Here we drop down to the bottom of the canyon and cross the creek. Sunny’s ears are in the foreground.

OK, now we’re home again and have turned Sunny loose to graze. I hope you enjoyed your virtual ride—and a little peek into the world I write about.

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14 Responses

  1. What a beautiful horse! I wish I had a mane like that. And gorgeous photos. I’m briefly mentioning your horses in my next blog. Thanks for the trail ride! I’d have loved to ride along…

    • Thanks, Nancy. I guess we have at least one horse fan on this blog. And yeah, I wish I had a mane like that, too. Mine is much shorter (and thinner), unfortunately.

  2. I just composed a long response about my ambivalent relationship w/ horses, and somehow my computer or WordPress gobbled it up. Just to say that I loved the virtual ride more than some real life ones, and am glad that Sunny and the other book characters are alive and well and enjoying Monterey Bay.

    • Merry–Yes, I did think that it might be fun for some to go on a virtual ride. All the pretty sights and none of the potential downside. Which is definitely always a possibility with horses. Though Sunny and Henry are very good–in real life as well as in the books.

  3. Laura– your “I wondered if I couldn’t write about horses.”
    brought me back to high school where I challenged myself to turn EVERY writing assignment into something that had at least one horse in it! In my opinion, everything is better if there a horse in it! To that end, this year we have formed the “Equine Authors & Aritsts of CT.” The 8 of us support one another in our art, fiction and true stories and together we go to (and support) charity fundraising events for anything “equine.” Like us on FB “equineauthorsartists.”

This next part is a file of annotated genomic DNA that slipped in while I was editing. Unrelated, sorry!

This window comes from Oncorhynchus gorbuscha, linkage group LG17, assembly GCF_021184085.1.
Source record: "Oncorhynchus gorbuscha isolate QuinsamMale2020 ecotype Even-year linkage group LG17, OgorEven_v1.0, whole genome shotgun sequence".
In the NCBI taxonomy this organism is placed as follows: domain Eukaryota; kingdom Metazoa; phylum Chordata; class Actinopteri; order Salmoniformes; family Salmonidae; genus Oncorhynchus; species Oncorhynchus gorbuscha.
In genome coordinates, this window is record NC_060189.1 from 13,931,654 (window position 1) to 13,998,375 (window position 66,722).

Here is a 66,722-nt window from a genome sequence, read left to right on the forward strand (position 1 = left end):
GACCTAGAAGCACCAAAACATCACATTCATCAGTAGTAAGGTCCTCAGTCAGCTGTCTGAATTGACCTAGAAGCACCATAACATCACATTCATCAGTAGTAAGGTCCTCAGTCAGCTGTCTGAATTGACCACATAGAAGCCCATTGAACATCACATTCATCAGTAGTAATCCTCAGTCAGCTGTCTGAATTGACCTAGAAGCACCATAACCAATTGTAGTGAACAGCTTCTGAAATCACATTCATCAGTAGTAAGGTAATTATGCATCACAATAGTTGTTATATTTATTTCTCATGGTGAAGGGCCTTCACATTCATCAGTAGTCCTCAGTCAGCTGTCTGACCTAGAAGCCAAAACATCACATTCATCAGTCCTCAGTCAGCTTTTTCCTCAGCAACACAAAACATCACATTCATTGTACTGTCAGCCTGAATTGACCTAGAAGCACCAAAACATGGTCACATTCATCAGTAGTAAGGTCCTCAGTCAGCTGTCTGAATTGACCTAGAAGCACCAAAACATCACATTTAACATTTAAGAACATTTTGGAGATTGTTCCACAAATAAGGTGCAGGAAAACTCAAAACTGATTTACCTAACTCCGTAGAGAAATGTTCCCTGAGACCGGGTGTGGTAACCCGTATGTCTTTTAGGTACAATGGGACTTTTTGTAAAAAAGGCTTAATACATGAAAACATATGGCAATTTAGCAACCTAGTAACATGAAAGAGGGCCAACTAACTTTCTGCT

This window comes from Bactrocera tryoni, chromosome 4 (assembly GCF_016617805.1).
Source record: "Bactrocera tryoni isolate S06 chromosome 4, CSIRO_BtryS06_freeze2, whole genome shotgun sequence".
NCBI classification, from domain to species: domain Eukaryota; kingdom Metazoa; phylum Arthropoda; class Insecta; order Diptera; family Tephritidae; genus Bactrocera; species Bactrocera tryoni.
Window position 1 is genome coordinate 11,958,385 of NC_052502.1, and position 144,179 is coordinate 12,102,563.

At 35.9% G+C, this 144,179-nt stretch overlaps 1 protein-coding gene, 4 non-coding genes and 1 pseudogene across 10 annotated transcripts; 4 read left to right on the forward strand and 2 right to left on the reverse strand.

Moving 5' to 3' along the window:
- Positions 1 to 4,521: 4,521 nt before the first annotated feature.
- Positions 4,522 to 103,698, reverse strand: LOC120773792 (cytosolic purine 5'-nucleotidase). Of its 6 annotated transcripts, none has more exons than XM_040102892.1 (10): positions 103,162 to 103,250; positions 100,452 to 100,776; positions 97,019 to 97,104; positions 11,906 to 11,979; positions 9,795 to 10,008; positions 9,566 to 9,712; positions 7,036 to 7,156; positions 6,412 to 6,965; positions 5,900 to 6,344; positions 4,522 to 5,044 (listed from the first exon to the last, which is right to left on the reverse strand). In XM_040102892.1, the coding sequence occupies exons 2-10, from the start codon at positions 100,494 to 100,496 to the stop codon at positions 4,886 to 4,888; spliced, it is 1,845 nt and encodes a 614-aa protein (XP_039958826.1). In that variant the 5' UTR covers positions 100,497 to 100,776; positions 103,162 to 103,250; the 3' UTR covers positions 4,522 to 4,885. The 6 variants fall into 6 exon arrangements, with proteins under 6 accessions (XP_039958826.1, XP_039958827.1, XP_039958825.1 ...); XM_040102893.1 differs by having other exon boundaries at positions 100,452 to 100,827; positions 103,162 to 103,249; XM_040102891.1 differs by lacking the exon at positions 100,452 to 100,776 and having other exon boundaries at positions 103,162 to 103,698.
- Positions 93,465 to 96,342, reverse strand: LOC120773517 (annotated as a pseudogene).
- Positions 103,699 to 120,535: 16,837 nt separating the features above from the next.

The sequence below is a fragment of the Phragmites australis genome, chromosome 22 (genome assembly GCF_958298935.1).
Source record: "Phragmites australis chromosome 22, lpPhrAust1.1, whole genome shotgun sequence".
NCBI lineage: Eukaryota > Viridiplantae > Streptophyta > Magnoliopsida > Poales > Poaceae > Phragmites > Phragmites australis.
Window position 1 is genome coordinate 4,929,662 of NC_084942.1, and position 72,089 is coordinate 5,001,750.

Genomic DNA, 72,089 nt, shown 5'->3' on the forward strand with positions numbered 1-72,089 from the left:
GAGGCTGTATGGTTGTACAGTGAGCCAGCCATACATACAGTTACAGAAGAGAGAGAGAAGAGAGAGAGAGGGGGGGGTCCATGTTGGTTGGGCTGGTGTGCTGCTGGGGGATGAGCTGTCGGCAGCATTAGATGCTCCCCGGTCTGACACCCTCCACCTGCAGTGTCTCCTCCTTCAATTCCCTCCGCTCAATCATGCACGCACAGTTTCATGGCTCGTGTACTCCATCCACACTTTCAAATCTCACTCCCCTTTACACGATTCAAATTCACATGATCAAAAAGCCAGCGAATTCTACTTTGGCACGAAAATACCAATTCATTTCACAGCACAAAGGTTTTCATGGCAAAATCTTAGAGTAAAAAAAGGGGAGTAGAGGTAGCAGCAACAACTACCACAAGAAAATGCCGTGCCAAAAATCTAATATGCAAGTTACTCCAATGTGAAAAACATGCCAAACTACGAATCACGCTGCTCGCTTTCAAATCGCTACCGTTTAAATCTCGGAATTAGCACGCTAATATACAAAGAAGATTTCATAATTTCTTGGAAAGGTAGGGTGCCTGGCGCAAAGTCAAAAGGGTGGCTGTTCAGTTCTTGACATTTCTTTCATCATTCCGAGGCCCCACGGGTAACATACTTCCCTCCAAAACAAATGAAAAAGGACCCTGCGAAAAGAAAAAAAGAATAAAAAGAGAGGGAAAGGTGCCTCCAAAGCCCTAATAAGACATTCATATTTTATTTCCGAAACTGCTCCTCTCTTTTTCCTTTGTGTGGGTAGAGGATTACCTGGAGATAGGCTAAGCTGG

4. I enjoyed the virtual ride immensely! It was the only horseback ride in the last few decades where I wasn’t bucked off or run away with! 😉 I’ve always had a problematic relationship w/ horses; I think they sense my acrophobia (it’s a long way from atop a horse to the ground!)
    Your blog photos could serve as illustrations to your forthcoming book (April). I hope it’ll be available then–maybe post it on your other blog then, or here again?
    It’s great to know that some of the important characters in your books (Sunny, Henry, et al) are alive and well and enjoying the Monterey Bay area.

  5. Sorry to reply twice, or thrice. I found where the response was lurking!

  6. I’m jealous. They say little girls are either horse-lovers or balletomanes. I was a most unwilling ballet dancer (five miserable years). What I wanted was a horse, but I lived in town and my parents allowed as how they wouldn’t support a horse in addition to six kids.

    Lovely horses. Sigh.
    Sheila